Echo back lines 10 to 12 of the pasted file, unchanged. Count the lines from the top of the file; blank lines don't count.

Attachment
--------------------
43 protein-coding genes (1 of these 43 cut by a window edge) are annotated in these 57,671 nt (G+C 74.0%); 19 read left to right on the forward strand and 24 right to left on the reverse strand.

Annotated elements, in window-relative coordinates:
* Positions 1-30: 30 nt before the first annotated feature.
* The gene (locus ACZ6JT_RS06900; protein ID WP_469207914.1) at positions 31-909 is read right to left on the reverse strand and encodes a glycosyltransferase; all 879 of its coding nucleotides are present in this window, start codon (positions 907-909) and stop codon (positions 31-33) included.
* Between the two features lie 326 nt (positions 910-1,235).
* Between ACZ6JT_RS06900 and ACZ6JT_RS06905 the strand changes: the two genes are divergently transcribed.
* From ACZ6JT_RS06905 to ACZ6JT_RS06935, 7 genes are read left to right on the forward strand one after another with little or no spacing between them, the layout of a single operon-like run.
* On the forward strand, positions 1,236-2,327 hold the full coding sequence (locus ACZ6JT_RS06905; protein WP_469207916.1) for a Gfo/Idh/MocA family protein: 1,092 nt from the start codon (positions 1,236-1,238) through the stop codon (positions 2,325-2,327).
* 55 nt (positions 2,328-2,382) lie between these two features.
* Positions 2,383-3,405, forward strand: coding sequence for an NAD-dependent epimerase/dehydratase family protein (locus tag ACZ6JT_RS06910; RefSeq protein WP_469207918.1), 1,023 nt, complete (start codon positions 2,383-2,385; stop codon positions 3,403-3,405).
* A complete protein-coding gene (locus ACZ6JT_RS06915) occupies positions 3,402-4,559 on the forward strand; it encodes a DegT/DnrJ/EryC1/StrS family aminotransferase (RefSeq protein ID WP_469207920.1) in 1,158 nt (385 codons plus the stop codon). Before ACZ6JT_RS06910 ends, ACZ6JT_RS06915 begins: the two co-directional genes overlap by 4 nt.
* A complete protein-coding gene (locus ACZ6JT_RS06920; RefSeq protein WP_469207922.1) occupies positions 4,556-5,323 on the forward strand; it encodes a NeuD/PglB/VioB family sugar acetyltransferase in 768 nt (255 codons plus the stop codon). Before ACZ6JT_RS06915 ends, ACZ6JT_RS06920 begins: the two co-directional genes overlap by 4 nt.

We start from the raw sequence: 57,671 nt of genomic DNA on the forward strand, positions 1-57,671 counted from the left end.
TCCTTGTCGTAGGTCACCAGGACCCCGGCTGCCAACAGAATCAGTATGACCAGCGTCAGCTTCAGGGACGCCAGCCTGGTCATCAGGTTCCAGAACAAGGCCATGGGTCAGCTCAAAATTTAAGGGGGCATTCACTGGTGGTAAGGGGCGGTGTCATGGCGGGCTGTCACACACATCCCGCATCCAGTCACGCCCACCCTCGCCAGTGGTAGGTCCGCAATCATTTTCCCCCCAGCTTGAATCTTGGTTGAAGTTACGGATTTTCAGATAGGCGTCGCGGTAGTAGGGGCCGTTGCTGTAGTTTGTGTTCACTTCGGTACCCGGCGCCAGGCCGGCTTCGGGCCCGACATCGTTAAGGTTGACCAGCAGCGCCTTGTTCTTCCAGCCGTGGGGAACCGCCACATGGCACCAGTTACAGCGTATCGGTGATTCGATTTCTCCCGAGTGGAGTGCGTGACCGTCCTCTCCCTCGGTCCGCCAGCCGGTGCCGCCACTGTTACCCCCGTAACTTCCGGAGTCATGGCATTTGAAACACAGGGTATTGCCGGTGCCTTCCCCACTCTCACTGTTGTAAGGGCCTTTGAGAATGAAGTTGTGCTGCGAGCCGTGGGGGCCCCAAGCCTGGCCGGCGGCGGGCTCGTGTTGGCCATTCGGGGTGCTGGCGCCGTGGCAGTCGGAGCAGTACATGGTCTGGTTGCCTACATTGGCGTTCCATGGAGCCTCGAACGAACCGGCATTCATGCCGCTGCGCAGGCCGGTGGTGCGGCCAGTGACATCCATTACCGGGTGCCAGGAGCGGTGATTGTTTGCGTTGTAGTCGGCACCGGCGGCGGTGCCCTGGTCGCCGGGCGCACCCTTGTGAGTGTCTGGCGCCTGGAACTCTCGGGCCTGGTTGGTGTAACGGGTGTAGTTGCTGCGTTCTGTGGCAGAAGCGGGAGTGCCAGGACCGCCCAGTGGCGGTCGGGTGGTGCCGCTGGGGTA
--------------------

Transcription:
* Positions 2,383-3,405, forward strand: coding sequence for an NAD-dependent epimerase/dehydratase family protein (locus tag ACZ6JT_RS06910; RefSeq protein WP_469207918.1), 1,023 nt, complete (start codon positions 2,383-2,385; stop codon positions 3,403-3,405).
* A complete protein-coding gene (locus ACZ6JT_RS06915) occupies positions 3,402-4,559 on the forward strand; it encodes a DegT/DnrJ/EryC1/StrS family aminotransferase (RefSeq protein ID WP_469207920.1) in 1,158 nt (385 codons plus the stop codon). Before ACZ6JT_RS06910 ends, ACZ6JT_RS06915 begins: the two co-directional genes overlap by 4 nt.
* A complete protein-coding gene (locus ACZ6JT_RS06920; RefSeq protein WP_469207922.1) occupies positions 4,556-5,323 on the forward strand; it encodes a NeuD/PglB/VioB family sugar acetyltransferase in 768 nt (255 codons plus the stop codon). Before ACZ6JT_RS06915 ends, ACZ6JT_RS06920 begins: the two co-directional genes overlap by 4 nt.